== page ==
Since November is American Diabetes Month, it's a good time to deepen our understanding of what the condition entails, who's affected, and strategies that can help with treatment and prevention. Continue reading to learn some of the key facts about diabetes.
There are three types of diabetes
Diabetes is classified under type 1, type 2, and gestational diabetes. Each is related to how your body responds to a type of sugar called glucose.
When you eat, part of that food breaks down into glucose, also known as blood sugar, and that goes into your bloodstream and then to your cells for energy. But it's not a direct process. When glucose levels rise, the pancreas releases a hormone called insulin that acts as a key, unlocking the glucose so it can be utilized properly. If you have diabetes, this mechanism doesn't work the way it should.
With Type 1 diabetes — which typically appears in adolescence — the body doesn't make enough insulin, so too much glucose stays in the bloodstream. This affects about 10 percent of people with diabetes, or around 200,000 people per year, according to Mayo Clinic.
With Type 2 diabetes, you make enough insulin but it doesn't unlock glucose the right way. This is known as insulin resistance, and it causes glucose levels to gradually rise, and for more insulin to be released, which can cause significant health issues.
Gestational diabetes is a type that develops during pregnancy in women who don't already have diabetes. The Centers for Disease Control (CDC) estimates that between 2% to 10% of pregnancies in the U.S. are affected by this type. Blood sugar levels usually return to normal after the baby is born, but the issue does increase your risk of developing type 2 diabetes later in life.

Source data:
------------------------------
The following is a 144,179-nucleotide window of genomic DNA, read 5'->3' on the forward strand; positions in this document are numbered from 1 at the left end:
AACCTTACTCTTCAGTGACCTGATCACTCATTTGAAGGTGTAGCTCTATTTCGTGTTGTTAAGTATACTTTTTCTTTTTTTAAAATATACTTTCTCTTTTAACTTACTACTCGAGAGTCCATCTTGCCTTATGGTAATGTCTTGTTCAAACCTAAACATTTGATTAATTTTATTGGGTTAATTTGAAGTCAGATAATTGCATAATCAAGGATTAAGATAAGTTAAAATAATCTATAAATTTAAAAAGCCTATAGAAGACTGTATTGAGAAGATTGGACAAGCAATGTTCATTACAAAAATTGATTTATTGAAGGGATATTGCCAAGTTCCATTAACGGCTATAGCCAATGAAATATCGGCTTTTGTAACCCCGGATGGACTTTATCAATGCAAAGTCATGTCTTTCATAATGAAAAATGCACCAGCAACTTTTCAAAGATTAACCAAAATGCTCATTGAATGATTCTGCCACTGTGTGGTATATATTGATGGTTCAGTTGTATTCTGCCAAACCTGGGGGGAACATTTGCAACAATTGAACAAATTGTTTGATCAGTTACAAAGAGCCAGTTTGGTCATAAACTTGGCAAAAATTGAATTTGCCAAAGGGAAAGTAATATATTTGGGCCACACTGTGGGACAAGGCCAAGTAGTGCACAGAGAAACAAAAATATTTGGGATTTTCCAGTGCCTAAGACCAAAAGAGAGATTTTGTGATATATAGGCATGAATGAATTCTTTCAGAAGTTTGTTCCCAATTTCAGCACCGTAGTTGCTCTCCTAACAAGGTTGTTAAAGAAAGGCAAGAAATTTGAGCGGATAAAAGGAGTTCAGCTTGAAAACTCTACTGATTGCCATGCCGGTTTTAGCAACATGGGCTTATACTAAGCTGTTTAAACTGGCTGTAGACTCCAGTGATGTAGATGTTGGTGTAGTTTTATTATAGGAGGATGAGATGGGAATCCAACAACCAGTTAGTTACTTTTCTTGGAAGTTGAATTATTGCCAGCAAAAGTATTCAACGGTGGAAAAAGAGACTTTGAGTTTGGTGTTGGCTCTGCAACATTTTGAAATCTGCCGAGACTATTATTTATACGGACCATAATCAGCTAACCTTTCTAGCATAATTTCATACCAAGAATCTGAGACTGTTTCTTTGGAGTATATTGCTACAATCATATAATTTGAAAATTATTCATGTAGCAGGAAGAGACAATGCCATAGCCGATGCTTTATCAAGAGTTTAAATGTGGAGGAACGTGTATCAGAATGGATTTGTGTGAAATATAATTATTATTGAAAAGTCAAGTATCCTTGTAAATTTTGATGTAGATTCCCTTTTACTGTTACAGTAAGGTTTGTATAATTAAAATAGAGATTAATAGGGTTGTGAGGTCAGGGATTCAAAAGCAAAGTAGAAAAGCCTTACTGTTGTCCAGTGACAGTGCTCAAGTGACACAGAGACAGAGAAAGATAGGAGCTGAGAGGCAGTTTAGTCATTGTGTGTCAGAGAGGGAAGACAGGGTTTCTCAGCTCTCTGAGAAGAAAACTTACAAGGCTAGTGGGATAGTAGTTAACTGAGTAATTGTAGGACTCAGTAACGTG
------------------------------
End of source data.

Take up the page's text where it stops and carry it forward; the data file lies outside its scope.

Diabetes is rising worldwide
According to the World Health Organization, the number of people with diabetes rose from 108 million in 1980 to 422 million in 2014. The International Diabetes Federation projects that by 2030, about 643 million people worldwide will have diabetes and that number will be nearly 800 million by 2045.
Because excess weight and obesity have been associated with Type 2 diabetes, many experts suggest that because obesity is rising around the world, this is likely one of the biggest causes of more diabetes diagnoses.
Diabetes increases other health risks
Particularly if diabetes isn't being treated well and blood sugar is consistently high or fluctuates too much, you can be at much higher risk for complications. These include:
- Heart disease
- Hearing problems
- Slow wound healing
- Nerve damage
- Kidney disease
- Eye problems
- Sleep issues
That's why getting diagnosed and on treatment that controls blood sugar is crucial, because it can also lower other health risks and diabetes effects.
Diabetes isn't curable, but prediabetes is reversible
Prediabetes is when your blood sugar is higher than normal, but not high enough to be diagnosed with type 2 diabetes. With this condition, your risk of developing type 2 is much higher, and you're also more likely to develop heart disease or have a stroke.
Prediabetes is very common, the CDC notes, and it's estimated that 96 million U.S. adults have the condition, but more than 80% don't know it.
The good news is that with some meaningful lifestyle changes, it's often reversible. Also, if you already have diabetes, these same habits can make it easier to manage the condition.
According to the American Diabetes Association, the most important steps are getting regular physical activity and adopting a diet that's rich in fruits and vegetables.
Other shifts that can help are losing weight if needed, not smoking or quitting if you do, managing stress, and focusing on quality sleep.
Whether you've been diagnosed with prediabetes or diabetes runs in your family, and you're trying to lower your risk, implementing strategies like these can go a long way toward protecting your health.
If you’re a member of Mass General Brigham Health Plan, you may be eligible to enroll in Path to Lifestyle Change, a two-year diabetes prevention program delivered remotely to patients with prediabetes—and at high risk of developing type 2 diabetes.
To learn more about how to enroll, click here.